SPOILER WARNING: The following article contains major spoilers for Batman #82 by Tom King, Mikel Janín, Jordie Bellaire and Clayton Cowles, on sale now.
Gotham City has always been Batman's city. In Tom King's current Batman run, though, DC's grimiest municipality has recently fallen under Bane's control, as seen in the ongoing and fittingly titled "City of Bane" arc. However, another DC icon has another opinion on the matter and claims that the city doesn't belong to either one of them.
And in King, Mikel Janín, Jordie Bellaire and Clayton Cowles' Batman #82, Selina Kyle claims that the city is hers, and she just might be right. But how can Catwoman – historically a villain, and only one of many in Batman's rogues gallery, at that – make such a claim?
Shadow of The Cat
Batman and Catwoman have been planning their move against Bane for quite some time now. After arriving at the Bane-occupied Wayne Manor, the couple confront the villain, ready to take him down once and for all. While Batman shakes off a blow in the ensuing battle, Catwoman engages Bane both physically and verbally. "(You're) thinking Gotham belonged to the boy on the hill," Selina tells him, in clear reference to Bruce, "Instead of the stray on the street," in equally clear reference to herself.
"You fool," she goes on. "It's not his city. It's not yours."
"It's mine," she concludes.
While that might sound like an empty boast at first, she has a point. Historically, Gotham has long been plagued by street-level crime. Even before flamboyant foes such as the Joker and the Riddler made the scene, committing their own splashy and colorful wrongdoings, there were already the more common, real-world crimes like arson, assault and larceny. And of course, Selina Kyle was one of Gotham's most notorious thieves long before she met Batman.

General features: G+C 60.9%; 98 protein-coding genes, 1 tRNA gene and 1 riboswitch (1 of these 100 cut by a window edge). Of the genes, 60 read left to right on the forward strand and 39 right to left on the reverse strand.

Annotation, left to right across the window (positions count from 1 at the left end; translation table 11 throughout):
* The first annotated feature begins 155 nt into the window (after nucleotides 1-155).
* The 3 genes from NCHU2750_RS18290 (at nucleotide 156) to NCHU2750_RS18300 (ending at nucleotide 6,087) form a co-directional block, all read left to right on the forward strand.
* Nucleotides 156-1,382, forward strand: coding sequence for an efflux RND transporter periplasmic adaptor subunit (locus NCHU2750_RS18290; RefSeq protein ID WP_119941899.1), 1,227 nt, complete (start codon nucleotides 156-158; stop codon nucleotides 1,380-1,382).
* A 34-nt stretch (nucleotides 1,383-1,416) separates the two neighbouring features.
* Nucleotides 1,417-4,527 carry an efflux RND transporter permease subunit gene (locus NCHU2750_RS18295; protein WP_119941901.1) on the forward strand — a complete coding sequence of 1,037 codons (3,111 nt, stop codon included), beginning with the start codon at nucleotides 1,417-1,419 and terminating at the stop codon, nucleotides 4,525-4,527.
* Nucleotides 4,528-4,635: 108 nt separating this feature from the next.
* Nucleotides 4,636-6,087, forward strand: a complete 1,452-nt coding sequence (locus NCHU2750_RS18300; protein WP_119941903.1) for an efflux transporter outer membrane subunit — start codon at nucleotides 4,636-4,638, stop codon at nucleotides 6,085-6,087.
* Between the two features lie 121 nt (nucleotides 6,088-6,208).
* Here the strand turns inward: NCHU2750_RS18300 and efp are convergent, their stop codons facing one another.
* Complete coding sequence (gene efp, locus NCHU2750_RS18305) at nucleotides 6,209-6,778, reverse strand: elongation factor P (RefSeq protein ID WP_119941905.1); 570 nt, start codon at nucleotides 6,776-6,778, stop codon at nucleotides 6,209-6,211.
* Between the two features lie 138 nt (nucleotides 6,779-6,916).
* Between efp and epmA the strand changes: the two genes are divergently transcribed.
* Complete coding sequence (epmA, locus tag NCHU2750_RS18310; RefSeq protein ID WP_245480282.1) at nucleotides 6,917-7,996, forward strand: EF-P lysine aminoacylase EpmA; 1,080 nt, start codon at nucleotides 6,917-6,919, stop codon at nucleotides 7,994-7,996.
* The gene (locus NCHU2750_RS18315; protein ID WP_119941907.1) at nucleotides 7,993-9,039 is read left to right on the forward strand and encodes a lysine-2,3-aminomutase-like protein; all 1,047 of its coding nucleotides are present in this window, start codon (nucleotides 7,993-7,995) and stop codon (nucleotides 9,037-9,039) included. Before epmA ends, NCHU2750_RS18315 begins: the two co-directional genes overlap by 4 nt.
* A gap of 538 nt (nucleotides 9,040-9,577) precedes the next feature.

City of Catwoman
Selina personifies the dark, street-level occurrences that happen in the shadows of Gotham's alleys and sidewalks. Crime is everywhere, even if Batman is usually there to prevent illegal acts like Firefly threatening to torch an entire block or a mugger stealing an old lady's purse. But while Batman can stop individual offenses, he can't stop crime as a whole. It's always there. His heroism puts a dent in it, but like a virus with no cure, he can't eliminate it.
While Batman is the face of what makes the city better, Selina is truly the face of what the city truly is. Batman lives within the caves beneath his mansion on the hill, but Catwoman has always skulked about in the city's alleyways. The are no crimes committed in Wayne Manor, but in Gotham's back alleys, there are far too many.
So Selina's words to Bane are probably meant as a psychological distraction against him, but they're not mere posturing. There's a truth to them, and while that truth doesn't necessarily have any impact on the battle's outcome, it sends a message to Bane: the city isn't his. It never was, but it was never Batman's, either.
When the struggle with Bane is over, and Bruce and Selina start rebuilding their lives, Bruce just might ask her exactly what she meant about Gotham being "her" city. But unlike their recently concluded boat/street debate, their potential ongoing dispute over who Gotham truly "belongs" stands to be an argument that they never really settle.